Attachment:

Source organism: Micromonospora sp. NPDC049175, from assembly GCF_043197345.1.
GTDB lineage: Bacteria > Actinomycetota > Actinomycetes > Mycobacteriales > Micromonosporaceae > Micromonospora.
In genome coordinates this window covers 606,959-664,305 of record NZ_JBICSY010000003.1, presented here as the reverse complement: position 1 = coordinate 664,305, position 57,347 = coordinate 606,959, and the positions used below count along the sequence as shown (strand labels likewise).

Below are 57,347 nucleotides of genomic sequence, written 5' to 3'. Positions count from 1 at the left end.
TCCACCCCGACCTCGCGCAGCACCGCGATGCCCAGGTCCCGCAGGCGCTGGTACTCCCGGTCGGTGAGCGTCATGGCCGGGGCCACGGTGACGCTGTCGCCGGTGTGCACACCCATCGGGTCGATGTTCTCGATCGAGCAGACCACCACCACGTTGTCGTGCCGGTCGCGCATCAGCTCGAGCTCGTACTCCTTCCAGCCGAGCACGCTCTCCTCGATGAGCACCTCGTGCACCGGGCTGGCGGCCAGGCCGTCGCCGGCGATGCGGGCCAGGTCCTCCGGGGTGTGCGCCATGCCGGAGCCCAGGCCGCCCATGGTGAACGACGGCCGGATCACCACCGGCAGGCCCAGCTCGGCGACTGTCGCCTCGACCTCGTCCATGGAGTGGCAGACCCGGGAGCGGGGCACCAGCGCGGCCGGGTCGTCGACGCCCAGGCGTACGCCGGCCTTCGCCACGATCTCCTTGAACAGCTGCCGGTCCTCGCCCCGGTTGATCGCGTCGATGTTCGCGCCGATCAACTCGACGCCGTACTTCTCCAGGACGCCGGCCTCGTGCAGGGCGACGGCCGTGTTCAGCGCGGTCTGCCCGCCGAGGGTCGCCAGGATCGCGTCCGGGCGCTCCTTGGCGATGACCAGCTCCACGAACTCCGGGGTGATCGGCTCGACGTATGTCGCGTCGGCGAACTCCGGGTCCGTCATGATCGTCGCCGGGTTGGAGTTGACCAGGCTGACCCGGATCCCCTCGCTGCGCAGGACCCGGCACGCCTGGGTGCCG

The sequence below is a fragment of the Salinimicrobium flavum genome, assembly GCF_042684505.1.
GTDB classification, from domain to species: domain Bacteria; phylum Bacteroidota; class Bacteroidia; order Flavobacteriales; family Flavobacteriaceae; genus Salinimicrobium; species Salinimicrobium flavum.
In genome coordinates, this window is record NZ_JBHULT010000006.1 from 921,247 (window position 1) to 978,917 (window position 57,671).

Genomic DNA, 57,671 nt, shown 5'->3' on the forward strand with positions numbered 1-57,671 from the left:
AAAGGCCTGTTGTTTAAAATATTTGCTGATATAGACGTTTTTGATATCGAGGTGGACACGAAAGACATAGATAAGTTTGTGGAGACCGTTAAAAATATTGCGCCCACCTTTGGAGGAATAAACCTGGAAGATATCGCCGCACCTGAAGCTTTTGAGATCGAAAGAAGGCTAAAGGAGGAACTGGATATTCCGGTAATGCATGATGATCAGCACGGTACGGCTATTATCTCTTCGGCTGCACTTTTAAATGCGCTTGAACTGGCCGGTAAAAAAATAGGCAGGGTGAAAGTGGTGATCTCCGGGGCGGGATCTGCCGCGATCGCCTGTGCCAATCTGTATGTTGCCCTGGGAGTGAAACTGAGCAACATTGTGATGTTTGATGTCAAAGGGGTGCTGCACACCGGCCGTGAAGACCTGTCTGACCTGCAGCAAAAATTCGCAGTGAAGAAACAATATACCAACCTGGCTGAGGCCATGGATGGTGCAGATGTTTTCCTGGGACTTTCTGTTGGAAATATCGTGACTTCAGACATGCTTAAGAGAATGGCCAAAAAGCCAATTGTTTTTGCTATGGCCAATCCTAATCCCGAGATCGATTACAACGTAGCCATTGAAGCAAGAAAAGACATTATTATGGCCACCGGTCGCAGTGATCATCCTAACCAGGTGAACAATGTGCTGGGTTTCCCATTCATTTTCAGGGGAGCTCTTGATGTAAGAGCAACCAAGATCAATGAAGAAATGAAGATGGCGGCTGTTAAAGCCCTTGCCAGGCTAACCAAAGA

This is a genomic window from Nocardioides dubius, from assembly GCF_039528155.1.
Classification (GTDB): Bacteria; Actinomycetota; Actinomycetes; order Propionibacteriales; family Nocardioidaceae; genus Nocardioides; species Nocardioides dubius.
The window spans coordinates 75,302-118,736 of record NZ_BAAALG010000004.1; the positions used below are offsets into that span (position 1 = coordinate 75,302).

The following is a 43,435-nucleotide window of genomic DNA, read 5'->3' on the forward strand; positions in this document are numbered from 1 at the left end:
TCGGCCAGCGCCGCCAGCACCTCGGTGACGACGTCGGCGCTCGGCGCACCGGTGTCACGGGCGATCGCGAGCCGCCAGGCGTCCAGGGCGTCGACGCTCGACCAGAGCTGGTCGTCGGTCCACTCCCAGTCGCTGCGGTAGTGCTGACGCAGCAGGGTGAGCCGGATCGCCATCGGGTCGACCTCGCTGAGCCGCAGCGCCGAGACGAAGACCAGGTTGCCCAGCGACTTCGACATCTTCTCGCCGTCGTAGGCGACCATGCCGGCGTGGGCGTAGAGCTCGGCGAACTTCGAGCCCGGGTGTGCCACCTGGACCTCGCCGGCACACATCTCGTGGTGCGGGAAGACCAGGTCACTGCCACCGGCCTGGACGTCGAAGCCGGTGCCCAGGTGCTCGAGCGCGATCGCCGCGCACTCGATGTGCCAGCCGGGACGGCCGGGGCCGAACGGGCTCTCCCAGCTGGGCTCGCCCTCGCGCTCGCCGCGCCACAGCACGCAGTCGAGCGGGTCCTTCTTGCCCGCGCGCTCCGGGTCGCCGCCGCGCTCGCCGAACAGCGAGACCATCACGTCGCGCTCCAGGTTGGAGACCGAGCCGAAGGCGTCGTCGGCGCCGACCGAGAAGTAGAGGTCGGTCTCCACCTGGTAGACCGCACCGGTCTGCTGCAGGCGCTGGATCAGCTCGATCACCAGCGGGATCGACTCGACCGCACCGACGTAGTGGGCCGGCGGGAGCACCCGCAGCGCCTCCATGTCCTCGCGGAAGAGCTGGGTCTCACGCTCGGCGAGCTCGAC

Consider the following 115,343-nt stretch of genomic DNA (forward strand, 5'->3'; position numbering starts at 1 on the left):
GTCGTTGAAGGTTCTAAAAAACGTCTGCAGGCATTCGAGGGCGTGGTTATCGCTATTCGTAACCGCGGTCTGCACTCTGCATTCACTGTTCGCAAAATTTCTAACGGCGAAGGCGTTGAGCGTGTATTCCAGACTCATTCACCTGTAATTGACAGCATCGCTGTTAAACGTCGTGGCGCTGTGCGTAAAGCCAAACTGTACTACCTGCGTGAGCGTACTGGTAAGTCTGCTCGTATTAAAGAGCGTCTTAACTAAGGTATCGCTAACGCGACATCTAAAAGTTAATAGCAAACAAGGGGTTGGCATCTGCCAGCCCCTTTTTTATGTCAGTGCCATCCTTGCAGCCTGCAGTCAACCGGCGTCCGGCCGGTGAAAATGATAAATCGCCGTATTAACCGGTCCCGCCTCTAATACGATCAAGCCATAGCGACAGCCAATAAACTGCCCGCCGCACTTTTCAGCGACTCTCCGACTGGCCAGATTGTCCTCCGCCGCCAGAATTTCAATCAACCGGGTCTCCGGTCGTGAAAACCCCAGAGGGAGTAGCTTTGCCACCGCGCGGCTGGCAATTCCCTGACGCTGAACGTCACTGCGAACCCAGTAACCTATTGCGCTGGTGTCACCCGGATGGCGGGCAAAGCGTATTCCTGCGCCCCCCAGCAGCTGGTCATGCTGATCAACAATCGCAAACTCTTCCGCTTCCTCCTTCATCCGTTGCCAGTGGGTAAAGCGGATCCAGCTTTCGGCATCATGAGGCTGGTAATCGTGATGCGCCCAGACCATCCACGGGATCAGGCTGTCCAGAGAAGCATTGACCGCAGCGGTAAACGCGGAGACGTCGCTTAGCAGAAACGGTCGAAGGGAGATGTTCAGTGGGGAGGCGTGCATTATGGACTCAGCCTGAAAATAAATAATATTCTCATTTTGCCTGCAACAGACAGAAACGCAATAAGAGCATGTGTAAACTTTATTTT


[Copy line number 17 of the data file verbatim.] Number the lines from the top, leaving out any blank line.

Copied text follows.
GTCGTTGAAGGTTCTAAAAAACGTCTGCAGGCATTCGAGGGCGTGGTTATCGCTATTCGTAACCGCGGTCTGCACTCTGCATTCACTGTTCGCAAAATTTCTAACGGCGAAGGCGTTGAGCGTGTATTCCAGACTCATTCACCTGTAATTGACAGCATCGCTGTTAAACGTCGTGGCGCTGTGCGTAAAGCCAAACTGTACTACCTGCGTGAGCGTACTGGTAAGTCTGCTCGTATTAAAGAGCGTCTTAACTAAGGTATCGCTAACGCGACATCTAAAAGTTAATAGCAAACAAGGGGTTGGCATCTGCCAGCCCCTTTTTTATGTCAGTGCCATCCTTGCAGCCTGCAGTCAACCGGCGTCCGGCCGGTGAAAATGATAAATCGCCGTATTAACCGGTCCCGCCTCTAATACGATCAAGCCATAGCGACAGCCAATAAACTGCCCGCCGCACTTTTCAGCGACTCTCCGACTGGCCAGATTGTCCTCCGCCGCCAGAATTTCAATCAACCGGGTCTCCGGTCGTGAAAACCCCAGAGGGAGTAGCTTTGCCACCGCGCGGCTGGCAATTCCCTGACGCTGAACGTCACTGCGAACCCAGTAACCTATTGCGCTGGTGTCACCCGGATGGCGGGCAAAGCGTATTCCTGCGCCCCCCAGCAGCTGGTCATGCTGATCAACAATCGCAAACTCTTCCGCTTCCTCCTTCATCCGTTGCCAGTGGGTAAAGCGGATCCAGCTTTCGGCATCATGAGGCTGGTAATCGTGATGCGCCCAGACCATCCACGGGATCAGGCTGTCCAGAGAAGCATTGACCGCAGCGGTAAACGCGGAGACGTCGCTTAGCAGAAACGGTCGAAGGGAGATGTTCAGTGGGGAGGCGTGCATTATGGACTCAGCCTGAAAATAAATAATATTCTCATTTTGCCTGCAACAGACAGAAACGCAATAAGAGCATGTGTAAACTTTATTTT